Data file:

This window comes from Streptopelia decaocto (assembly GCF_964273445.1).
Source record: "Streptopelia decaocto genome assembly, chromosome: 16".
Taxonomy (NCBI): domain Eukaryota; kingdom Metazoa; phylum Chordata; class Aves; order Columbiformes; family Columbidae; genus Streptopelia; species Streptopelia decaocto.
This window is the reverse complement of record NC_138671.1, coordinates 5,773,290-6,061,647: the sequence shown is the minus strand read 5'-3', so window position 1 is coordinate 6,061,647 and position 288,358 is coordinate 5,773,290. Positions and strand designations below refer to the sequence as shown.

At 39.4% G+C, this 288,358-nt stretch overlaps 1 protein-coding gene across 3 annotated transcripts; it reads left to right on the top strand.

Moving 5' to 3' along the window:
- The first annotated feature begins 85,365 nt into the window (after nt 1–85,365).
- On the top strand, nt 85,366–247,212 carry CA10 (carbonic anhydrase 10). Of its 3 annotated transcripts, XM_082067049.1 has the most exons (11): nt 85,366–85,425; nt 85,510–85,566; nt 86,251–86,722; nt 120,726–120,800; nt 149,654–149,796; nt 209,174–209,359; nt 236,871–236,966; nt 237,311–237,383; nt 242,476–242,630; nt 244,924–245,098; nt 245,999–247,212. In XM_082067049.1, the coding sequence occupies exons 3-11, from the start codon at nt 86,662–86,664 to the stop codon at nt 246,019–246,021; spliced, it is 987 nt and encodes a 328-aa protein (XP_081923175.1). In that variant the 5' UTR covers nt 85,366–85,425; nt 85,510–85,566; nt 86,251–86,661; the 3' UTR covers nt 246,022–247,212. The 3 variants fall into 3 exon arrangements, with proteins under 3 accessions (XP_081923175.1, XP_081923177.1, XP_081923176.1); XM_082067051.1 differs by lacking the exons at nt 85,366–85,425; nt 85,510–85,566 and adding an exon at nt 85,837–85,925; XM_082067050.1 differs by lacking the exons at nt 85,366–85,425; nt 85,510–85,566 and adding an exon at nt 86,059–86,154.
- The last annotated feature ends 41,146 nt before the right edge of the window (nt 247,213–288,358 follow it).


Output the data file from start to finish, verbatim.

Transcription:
This window comes from Streptopelia decaocto (assembly GCF_964273445.1).
Source record: "Streptopelia decaocto genome assembly, chromosome: 16".
Taxonomy (NCBI): domain Eukaryota; kingdom Metazoa; phylum Chordata; class Aves; order Columbiformes; family Columbidae; genus Streptopelia; species Streptopelia decaocto.
This window is the reverse complement of record NC_138671.1, coordinates 5,773,290-6,061,647: the sequence shown is the minus strand read 5'-3', so window position 1 is coordinate 6,061,647 and position 288,358 is coordinate 5,773,290. Positions and strand designations below refer to the sequence as shown.

At 39.4% G+C, this 288,358-nt stretch overlaps 1 protein-coding gene across 3 annotated transcripts; it reads left to right on the top strand.

Moving 5' to 3' along the window:
- The first annotated feature begins 85,365 nt into the window (after nt 1–85,365).
- On the top strand, nt 85,366–247,212 carry CA10 (carbonic anhydrase 10). Of its 3 annotated transcripts, XM_082067049.1 has the most exons (11): nt 85,366–85,425; nt 85,510–85,566; nt 86,251–86,722; nt 120,726–120,800; nt 149,654–149,796; nt 209,174–209,359; nt 236,871–236,966; nt 237,311–237,383; nt 242,476–242,630; nt 244,924–245,098; nt 245,999–247,212. In XM_082067049.1, the coding sequence occupies exons 3-11, from the start codon at nt 86,662–86,664 to the stop codon at nt 246,019–246,021; spliced, it is 987 nt and encodes a 328-aa protein (XP_081923175.1). In that variant the 5' UTR covers nt 85,366–85,425; nt 85,510–85,566; nt 86,251–86,661; the 3' UTR covers nt 246,022–247,212. The 3 variants fall into 3 exon arrangements, with proteins under 3 accessions (XP_081923175.1, XP_081923177.1, XP_081923176.1); XM_082067051.1 differs by lacking the exons at nt 85,366–85,425; nt 85,510–85,566 and adding an exon at nt 85,837–85,925; XM_082067050.1 differs by lacking the exons at nt 85,366–85,425; nt 85,510–85,566 and adding an exon at nt 86,059–86,154.
- The last annotated feature ends 41,146 nt before the right edge of the window (nt 247,213–288,358 follow it).